My son flew home to Washington today. I think he is on the ferry to the peninsula as I write. I am so thankful that he flew to North Carolina to be with me.
He arrived a couple of days before my surgery. He helped me to be calm as I prepared for the operation. He stayed at the hospital the day of the surgery as long as he could before he had to leave to take care of my pets. He cooked a lot of delicious meals and left me with food through the rest of this week, plus took care of a lot of clean up around my home that I have not been able to do due to pain.
I am so thankful for my son. I love him.
I wrote the following post last year but I kept it to myself. I published on my blog in January shortly before my son flew out for a post-Christmas visit. It was published as a Guest Post on No More Strangers: LGBT Mormon Forum on March 13, 2013. I am republishing it along with the above thank you note in this post. This version has the addition of age sixteen that he and I both felt should be included in my hypothetical notes to him. It also has a few photos.
The post was prompted last year by two different posts. One was the actual letter of a father disowning his gay son. The other was the letter of a father-to-be to his hypothetical gay son.
These are not actual notes to my son. They give an accurate overview of our relationship. The incidents and pet counts are accurate. The ages are pretty close, but I may be off by a year in some cases.
Thirty Years of Notes to My Son
Age – 1 week
I love you so much. I can’t believe you are here. After losing two babies during pregnancy, your mother and I feel so blessed to have you in our home.
You probably know that I did not spend much time around babies. That is what happens when you are the youngest child in the family. I was afraid babies would break. That is why holding you this morning was so beautiful and bonding for me. You fit in my arms. You fit against my body. You fit me. You are my son.
I thank your birth mother and father for letting you go to come to our home. People cannot believe how similar we look. We know the agency tried to match some physical characteristics of your birth parents with mom and my families, but even I am surprised that you look like me.
Babies change as they grow. It does not matter if you look like me in the future. Appearance does not create a bond. Holding you and looking into your eyes created the bond.
I don’t have any expectation of what I want you to be. I don’t know you well enough to give you suggestions on future hobbies, careers, likes, or dislikes. I want you to be you.
I will always try to be the best father that I can be. I love you, my son. I will always love you.
P.S. We will keep the cats out of your crib. Please stay out of their litter box.
Age – almost 3 years
It has been a while since I last wrote. I have been too busy learning how to be a dad, being with you in the hospital, watching you grow, enjoying every minute as you learn to eat and drink and walk and run. Mom and I really appreciate that you finally learned about potty training.
I am writing because I saw you do something today that I could never do. You were spread out on the floor in front of the television. I don’t recall which cartoon you were watching, but you drew the character free-handed, perfectly. I could never do that when I was young, nor can I do it today.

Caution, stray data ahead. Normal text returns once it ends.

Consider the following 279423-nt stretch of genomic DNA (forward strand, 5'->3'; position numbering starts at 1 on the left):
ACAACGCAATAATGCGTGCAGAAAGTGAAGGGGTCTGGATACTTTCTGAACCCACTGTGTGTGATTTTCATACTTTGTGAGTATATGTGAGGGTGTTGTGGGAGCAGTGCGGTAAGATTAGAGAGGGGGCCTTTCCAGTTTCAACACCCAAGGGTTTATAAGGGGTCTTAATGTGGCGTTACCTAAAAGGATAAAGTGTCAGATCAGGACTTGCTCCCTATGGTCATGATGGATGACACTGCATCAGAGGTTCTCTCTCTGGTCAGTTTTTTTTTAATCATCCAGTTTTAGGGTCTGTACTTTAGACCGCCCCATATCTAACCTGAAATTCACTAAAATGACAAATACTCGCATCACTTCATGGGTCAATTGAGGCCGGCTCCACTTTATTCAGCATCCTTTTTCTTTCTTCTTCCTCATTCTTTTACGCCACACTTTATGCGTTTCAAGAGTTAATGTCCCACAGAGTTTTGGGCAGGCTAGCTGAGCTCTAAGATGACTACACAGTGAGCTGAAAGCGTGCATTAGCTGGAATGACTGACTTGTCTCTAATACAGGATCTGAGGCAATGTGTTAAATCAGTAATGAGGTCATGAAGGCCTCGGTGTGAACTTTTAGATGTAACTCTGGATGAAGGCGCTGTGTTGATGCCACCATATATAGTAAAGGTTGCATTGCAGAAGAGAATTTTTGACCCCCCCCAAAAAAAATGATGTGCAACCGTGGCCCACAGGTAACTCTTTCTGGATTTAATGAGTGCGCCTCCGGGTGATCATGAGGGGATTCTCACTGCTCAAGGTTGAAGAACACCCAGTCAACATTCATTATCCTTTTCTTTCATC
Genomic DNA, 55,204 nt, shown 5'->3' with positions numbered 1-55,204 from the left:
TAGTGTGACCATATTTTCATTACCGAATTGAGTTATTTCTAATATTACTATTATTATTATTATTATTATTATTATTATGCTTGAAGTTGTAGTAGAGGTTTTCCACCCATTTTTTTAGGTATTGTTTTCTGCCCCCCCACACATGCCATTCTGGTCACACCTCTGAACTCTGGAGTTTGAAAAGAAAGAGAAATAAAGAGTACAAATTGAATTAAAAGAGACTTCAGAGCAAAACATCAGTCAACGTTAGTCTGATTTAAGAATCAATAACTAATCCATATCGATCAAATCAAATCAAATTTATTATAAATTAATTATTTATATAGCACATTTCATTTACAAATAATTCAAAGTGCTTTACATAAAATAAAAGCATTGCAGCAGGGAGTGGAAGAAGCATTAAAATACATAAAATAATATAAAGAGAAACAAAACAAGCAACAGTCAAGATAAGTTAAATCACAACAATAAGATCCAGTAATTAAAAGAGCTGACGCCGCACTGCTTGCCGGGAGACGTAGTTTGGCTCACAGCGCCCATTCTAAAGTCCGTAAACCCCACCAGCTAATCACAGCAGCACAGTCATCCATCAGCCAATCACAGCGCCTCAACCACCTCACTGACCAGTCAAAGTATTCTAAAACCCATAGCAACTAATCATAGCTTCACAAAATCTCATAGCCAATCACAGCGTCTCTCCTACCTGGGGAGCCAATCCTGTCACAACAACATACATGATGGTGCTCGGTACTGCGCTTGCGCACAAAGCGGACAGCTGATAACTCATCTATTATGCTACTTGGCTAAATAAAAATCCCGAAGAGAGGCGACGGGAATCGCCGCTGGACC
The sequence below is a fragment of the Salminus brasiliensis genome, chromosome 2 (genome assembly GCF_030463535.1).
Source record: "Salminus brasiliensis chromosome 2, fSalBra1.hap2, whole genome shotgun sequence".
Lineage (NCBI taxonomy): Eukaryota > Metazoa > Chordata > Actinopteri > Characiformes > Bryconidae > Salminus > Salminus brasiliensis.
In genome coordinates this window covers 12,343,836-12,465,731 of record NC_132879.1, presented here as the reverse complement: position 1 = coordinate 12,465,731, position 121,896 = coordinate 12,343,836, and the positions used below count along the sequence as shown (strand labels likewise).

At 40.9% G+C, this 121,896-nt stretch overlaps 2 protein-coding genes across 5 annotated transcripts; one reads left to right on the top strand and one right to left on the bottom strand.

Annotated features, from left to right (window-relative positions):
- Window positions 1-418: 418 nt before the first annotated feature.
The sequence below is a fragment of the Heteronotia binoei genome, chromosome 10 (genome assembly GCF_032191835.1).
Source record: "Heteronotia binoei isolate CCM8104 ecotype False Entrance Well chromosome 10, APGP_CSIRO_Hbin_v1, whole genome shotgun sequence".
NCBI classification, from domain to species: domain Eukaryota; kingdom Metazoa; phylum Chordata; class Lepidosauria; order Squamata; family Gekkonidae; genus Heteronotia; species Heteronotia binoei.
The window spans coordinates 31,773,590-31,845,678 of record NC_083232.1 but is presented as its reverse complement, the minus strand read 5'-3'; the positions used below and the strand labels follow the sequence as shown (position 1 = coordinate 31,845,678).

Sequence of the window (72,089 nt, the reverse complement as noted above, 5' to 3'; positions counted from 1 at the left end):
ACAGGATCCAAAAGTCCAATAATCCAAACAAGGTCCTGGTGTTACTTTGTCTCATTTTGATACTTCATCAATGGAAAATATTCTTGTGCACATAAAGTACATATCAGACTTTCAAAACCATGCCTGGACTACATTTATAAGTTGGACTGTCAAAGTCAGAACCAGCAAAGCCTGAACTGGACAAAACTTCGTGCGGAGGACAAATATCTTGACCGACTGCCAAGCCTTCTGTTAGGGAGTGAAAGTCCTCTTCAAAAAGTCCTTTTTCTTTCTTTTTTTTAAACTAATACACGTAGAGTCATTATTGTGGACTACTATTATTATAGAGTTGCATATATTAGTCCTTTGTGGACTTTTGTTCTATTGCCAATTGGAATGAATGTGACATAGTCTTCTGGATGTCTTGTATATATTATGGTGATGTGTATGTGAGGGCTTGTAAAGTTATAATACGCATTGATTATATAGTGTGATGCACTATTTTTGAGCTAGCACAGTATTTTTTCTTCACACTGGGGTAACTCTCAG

We have a great time being together whether it is at home or on vacation. I know you are excited about next year’s trip to Disneyland. Please let me know before we reach the rest area if you need to stop instead of two minutes after we have passed the rest area.
I think we will probably have different lives. I don’t think you would like the business world that I live in. I can’t replicate in my late twenties what you can draw before you even start school That is fine with me. I want you to be yourself.
I am trying to be the best father I can be. I love you, my son. I will always love you.
P.S. Thank you for learning to not pull the tails of the two cats.
Congratulations on your two pet kittens. This has been a fun year with our trip to Disney World, the annual passes to the water park, and the new kitties.
Thanks for telling Mom and me what you would like if we adopt a little sister. We realize that you said to make it a boy. We don’t know what will happen, but we know you will be a great older brother if another child is able to join our family.
We love you. We are not trying to replace you. No one can take your place in our hearts.
P.S. The orange kitten really loves being with you. I think he will be a friend for a long time.
I love you. You probably don’t’ believe me. I know you are mad that I moved you and mom across the country. I hope someday that you will understand. Things change. Jobs change. Friends change. Most of your close friends from the old neighborhood already moved. The others will be gone by next year.
The past year or so has been very hard. It especially hurt when the last adoption fell through. We go in cycles. Sometimes we are happy. Sometimes we are sad.
I hope you know that I always love you. I hope you will meet and make new friends. I am glad that you let mom and me go with your class on the trip to the mountains. I hope we did not embarrass you too much. I guess we did not since you want us to go with your class to Williamsburg next year.